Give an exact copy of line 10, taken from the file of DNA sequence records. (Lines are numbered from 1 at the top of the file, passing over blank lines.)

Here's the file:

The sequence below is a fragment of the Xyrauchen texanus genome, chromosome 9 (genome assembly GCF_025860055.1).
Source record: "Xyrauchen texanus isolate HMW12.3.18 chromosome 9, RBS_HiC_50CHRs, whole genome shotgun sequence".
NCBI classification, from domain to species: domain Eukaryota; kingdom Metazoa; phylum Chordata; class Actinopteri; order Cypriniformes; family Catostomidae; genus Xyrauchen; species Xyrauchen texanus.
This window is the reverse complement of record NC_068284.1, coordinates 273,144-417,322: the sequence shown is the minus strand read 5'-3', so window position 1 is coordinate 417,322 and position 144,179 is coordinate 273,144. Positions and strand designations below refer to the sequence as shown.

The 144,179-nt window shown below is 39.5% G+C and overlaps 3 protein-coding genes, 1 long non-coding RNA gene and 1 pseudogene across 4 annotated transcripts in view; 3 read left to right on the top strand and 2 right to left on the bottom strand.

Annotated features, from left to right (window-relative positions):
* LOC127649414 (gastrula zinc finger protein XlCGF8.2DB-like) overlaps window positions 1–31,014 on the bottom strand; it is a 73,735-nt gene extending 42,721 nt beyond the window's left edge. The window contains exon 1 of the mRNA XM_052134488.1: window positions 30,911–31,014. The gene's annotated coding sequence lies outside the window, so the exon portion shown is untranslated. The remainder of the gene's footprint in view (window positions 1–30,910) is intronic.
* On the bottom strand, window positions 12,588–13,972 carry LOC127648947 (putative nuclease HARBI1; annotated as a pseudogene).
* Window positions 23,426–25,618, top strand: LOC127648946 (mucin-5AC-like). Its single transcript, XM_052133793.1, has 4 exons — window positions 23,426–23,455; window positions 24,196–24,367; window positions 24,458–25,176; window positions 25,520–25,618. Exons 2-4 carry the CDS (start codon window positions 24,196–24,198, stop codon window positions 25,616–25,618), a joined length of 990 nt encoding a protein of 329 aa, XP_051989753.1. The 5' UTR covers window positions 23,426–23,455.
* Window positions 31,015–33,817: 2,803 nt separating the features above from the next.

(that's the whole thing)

* Window positions 31,015–33,817: 2,803 nt separating the features above from the next.